By Alyse McGlaughlin
Indianapolis WALK Co-Chair
Life can change in an instant. In 2008, I was in a car accident. After being removed from the vehicle, I quickly started to decline, and was rushed to one of the best hospitals in Indianapolis for brain injuries. After a quick scan, a tectal glioma brain tumor and hydrocephalus were both found, but was determined to have been there since birth. At the time, other injuries took precedence, and I was told to follow up with the neurosurgeon who saw me in the ER to form a treatment plan.
Three months prior to my accident, my mother suffered a major stroke. While she was recovering from her own health complications, she was now learning that her 17 year old daughter had a tumor and some brain condition that we had never heard of. After visiting the neurosurgeon, we both left not quite comprehending the seriousness of the condition and tossed it aside. I had very little headaches all my life, I was a great student, and l seemed to have no issues at all. I was determined to live my life just as I had before the accident.
My health continued to decline and the doctors could not figure out why. Because of this, I decided to start college at 18 as a part time student, taking two classes at the most per semester. While only taking a few classes and balancing my health, I kept all A’s in my classes and had a 4.0 GPA until the spring of 2013. That spring, I went from knowing and remembering everything to failing all tests. I could barely make it to my classes and my grade point average dropped down to 1.2. I assumed that I was worn out from school and took the time off to find a job to change things up. In the fall of 2013, at the age of 22, I started a new job with potential to excel within the company.
Two months into this job, I was making my 15 minute journey home, a place I have lived in for several years, when I became disoriented and had to call a friend to confess I had no direction of where I was or how to get home. (I was about a 2 minute drive away from home, near the elementary school I attended as a child.) The weeks continued and I steadily became worse, to the point where I had no idea who people were. After a visit to a doctor who I refer to as “the angel who saved my life”, it was determined that the pesky little brain condition (hydrocephalus!) that I blew off years prior, needed to be treated. After a series of blood tests, MRI’s and numerous doctor visits, the doctors found that my tumor was inoperable but non-cancerous, and that I was a candidate for an endoscopic third ventriculostomy (ETV) procedure.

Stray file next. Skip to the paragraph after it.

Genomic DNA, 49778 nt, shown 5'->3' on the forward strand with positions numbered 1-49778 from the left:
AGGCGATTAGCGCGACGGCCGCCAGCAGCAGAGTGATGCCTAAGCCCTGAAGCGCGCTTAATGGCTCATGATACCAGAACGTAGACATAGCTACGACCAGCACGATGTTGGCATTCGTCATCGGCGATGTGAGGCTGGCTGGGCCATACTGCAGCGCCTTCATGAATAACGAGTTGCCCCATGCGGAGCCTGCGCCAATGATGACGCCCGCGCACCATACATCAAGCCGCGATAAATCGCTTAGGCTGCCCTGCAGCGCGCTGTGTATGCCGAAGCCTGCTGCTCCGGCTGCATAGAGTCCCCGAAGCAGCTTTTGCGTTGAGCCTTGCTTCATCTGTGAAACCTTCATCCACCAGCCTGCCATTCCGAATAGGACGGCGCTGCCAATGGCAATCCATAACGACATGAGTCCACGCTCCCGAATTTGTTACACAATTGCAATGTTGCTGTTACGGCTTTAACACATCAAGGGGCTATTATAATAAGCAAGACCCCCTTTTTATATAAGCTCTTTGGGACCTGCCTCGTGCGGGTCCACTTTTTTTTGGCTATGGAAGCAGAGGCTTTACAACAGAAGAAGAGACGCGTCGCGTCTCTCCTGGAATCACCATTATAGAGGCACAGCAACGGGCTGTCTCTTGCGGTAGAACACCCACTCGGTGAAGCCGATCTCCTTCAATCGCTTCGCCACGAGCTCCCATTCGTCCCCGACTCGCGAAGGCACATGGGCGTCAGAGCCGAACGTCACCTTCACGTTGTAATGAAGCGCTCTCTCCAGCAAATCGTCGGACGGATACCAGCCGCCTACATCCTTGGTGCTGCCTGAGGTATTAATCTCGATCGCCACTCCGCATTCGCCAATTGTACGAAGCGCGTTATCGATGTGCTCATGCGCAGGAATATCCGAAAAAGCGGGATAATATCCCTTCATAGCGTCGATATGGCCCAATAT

After my ETV procedure, I wanted to learn everything I could about this condition. That is when I stumbled across the Hydrocephalus Association’s website which eventually led me to the Indianapolis WALK page. Being diagnosed with hydrocephalus was a confusing time for me. We had doctors throw all this lingo at us that we couldn’t understand, there was no full explanation for how I got it, and we didn’t know what to except for my future and my overall health. Finding HA made everything click. I finally felt like I wasn’t alone and I knew I always had a place to turn when no one else could explain what was happening.
One day I happened to be scrolling through Facebook when I saw a post stating that the Indianapolis WALK would be cancelled if a replacement for the current chair wasn’t found. Before I got “sick” I worked for another organization where we put on many small fundraisers and two big walks each year. Without hesitation I took a screenshot and sent it to my best friend who was also looking into volunteering with other organizations. I captioned the picture something along the lines “wouldn’t this be a fun thing to do”. I knew I could be a WALK chair without an issue, but I had been feeling “sick” again and knew this was not something I could take on alone. To my surprise, she quickly agreed, and we are now just a few months away from our first WALK!
The WALK has become so important to me because I know how it feels to be alone and confused after being diagnosed with hydrocephalus. I want to make sure this WALK becomes a staple in Indianapolis, so when a newly diagnosed teenager is given the scariest news of their life, they have a place to turn to. When parents get the news that their baby has this condition and they have some tough decisions to make, I want to ensure they have people who have been in their shoes to ask the tough questions to. My goal is not only to WALK with those who share our condition, but to build friendships and a community with each other, learn from each other, and lean on each other in our toughest times.
To escape the daily pain and reminders of this condition, I have become very passionate about photography. I have recently started a project where I will be photographing, interviewing and writing stories about our local hydrocephalus patients to share with our community. Along with writing stories about these Indianapolis “Warriors”, I will also be photographing patients, caregivers, and families to capture the people behind our condition. There is more to this life that we are forced to live than just surgeries, shunt failures and hospital stays. I hope that I can capture these stories within these photographs to share with our community of strong and amazing men, women and children, battling this condition day after day, refusing to give up!